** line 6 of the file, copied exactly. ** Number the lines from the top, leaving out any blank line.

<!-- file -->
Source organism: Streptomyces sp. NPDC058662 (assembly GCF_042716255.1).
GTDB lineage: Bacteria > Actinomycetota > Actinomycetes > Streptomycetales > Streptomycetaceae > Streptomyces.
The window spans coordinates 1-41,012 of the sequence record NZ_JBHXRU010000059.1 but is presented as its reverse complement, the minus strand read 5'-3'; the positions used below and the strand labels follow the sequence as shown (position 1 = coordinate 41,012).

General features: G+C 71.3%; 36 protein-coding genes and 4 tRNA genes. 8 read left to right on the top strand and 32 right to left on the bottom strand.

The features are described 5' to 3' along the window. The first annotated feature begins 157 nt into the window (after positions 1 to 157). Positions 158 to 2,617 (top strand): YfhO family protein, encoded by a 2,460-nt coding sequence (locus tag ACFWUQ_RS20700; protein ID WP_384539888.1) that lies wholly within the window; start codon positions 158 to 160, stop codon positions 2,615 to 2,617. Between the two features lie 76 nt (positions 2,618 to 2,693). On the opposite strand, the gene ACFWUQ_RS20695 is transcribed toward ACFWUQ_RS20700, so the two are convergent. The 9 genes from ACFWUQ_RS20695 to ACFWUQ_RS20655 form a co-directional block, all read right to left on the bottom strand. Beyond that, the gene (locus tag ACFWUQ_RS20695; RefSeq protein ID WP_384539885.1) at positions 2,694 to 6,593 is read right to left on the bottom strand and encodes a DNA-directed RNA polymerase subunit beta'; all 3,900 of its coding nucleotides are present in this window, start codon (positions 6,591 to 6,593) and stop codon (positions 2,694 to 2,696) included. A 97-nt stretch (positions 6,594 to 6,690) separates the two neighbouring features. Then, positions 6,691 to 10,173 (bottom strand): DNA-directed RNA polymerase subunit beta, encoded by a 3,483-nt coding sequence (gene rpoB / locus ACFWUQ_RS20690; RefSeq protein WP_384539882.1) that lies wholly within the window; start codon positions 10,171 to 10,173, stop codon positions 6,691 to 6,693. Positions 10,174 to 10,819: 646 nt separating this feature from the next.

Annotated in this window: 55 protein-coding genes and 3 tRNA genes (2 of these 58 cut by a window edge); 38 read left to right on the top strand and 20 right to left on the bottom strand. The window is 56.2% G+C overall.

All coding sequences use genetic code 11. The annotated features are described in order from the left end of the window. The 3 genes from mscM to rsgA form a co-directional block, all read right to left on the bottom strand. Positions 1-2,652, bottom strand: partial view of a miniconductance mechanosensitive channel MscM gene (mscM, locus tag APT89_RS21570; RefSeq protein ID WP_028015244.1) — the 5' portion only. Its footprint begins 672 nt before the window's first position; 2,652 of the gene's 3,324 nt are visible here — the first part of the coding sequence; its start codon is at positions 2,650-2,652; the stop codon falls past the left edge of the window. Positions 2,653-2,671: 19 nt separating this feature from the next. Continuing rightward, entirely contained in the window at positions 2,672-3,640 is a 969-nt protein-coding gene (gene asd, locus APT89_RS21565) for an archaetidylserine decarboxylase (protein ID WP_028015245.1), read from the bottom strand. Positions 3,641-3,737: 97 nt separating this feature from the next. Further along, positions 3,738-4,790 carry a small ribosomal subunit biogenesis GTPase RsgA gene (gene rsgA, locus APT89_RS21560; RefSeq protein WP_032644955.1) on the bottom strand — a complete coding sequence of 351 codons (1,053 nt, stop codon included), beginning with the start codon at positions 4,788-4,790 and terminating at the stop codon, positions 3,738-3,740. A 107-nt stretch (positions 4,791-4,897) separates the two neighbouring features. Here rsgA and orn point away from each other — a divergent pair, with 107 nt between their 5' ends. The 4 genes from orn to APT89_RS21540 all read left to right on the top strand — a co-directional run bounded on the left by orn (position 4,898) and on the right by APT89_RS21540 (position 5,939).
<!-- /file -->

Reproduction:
Annotated in this window: 55 protein-coding genes and 3 tRNA genes (2 of these 58 cut by a window edge); 38 read left to right on the top strand and 20 right to left on the bottom strand. The window is 56.2% G+C overall.